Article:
Length: 48.27 in
Weight, unloaded: 8lb 9oz
Barrel: 24.02 in, 4 turns, right hand twist
Magazine: 10 round, detachable box
Muzzle Velocity: c.2756 fps
Ammo: Russian Light Ball M'08
Bullet, 148gr; charge, 48gr;
As pointed out throughout the small arms section, at the
conclusion of WWII, the Chinese and North Korean Communists inherited
large quantities of Japanese weapons from the Soviets, who had taken
them in Manchuria/Korea. North Korea began its assault on the South
largely armed with these Japanese
weapons, supplemented substantially by Soviet weapons like the PPSh
M-1941 7.62mm submachine gun (burp gun), and
semi-automatic rifles like the Tokarev SVT40 shown here.
The Tokarev-designed weapons relied on gas operation with a locking
block cammed downwards at the rear into a recess in the receiver floor.
The SVT38 was the first of the Tokarev automatic rifles, replacing the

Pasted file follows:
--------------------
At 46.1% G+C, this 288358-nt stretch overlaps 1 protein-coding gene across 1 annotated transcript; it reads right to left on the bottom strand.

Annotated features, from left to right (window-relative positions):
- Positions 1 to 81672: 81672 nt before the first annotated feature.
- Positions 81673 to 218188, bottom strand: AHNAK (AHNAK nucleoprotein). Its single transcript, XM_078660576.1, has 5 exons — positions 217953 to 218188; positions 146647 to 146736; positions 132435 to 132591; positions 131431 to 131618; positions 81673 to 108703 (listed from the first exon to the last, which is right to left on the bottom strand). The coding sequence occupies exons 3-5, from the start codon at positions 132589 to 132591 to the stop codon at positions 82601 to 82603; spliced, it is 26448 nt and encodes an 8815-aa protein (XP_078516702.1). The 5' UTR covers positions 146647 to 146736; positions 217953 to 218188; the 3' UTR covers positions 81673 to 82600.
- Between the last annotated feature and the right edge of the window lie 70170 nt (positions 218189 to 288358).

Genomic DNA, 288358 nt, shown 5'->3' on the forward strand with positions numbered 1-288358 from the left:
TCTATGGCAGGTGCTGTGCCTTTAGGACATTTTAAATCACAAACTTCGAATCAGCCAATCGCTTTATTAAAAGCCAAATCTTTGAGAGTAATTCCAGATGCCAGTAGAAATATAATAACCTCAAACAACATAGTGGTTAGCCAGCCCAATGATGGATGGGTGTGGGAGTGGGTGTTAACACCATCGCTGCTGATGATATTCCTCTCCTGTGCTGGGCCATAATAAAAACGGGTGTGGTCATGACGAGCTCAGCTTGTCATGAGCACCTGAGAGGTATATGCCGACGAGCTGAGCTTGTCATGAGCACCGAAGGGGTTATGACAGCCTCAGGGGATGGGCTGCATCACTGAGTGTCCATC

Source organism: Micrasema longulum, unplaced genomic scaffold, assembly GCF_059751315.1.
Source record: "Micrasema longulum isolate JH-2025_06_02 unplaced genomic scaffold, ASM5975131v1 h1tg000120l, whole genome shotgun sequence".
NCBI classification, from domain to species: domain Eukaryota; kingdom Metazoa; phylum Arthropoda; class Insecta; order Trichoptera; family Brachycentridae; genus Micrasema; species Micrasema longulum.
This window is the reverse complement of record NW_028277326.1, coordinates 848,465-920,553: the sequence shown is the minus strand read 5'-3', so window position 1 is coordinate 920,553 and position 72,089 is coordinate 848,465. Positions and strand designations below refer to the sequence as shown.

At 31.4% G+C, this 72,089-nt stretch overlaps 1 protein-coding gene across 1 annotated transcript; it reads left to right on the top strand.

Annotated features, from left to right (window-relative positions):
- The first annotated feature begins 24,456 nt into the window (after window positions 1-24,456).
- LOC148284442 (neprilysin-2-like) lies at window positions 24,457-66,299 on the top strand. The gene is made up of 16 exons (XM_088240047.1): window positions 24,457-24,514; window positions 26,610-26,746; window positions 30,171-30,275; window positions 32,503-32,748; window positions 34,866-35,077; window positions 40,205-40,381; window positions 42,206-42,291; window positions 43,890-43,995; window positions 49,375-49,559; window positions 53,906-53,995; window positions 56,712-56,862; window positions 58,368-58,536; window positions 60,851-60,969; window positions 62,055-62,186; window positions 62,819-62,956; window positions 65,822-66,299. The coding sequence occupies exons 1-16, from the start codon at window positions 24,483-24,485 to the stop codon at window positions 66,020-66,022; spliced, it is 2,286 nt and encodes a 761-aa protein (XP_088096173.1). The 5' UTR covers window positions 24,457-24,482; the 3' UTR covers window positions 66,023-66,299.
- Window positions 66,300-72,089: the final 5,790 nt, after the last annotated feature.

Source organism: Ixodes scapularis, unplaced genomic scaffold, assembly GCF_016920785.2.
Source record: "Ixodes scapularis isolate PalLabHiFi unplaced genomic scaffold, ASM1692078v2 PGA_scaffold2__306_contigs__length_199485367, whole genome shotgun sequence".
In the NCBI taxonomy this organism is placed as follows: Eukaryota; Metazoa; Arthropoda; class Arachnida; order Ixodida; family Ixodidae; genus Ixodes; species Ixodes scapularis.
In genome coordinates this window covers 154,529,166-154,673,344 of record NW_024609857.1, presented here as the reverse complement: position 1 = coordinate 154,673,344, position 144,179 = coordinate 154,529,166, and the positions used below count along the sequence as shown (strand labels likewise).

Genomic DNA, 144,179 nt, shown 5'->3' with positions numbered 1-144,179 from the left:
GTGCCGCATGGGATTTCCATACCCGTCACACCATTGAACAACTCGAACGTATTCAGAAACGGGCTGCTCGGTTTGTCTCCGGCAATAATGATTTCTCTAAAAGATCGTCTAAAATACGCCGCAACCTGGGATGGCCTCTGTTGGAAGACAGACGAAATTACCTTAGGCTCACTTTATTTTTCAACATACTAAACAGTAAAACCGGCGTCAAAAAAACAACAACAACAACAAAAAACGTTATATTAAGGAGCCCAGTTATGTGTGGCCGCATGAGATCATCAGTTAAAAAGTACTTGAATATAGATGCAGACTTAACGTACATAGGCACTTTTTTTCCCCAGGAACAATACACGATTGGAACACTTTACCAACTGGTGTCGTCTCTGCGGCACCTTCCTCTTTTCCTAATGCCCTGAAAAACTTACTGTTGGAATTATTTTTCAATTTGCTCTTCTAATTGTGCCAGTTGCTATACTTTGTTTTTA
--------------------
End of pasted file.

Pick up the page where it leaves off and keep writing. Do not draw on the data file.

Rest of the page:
Simonov AVS, probably as being more simple, but it was itself fragile.
A more robust version, the SVT40 shown here, was characterized by the
removal of the earlier rifle's externally mounted cleaning rod, which
was mounted instead, as per convention, beneath the barrel. There was
only a single barrel band, beyond which a sheet metal handguard
extended forward. On the SVT40 it was of wrap-around type as opposed to
the metal and wood forward guard of the SVT38. Air circulation holes
were drilled into the guard, and four rectangular slots appeared
through the wooden continuation. Two variations in muzzle brake design
existed: the first had six slim baffles, replaced in later production
by a unit having only two large baffles. Selected specimens of the
SVT40 were equipped with telescopic sights and issued to snipers.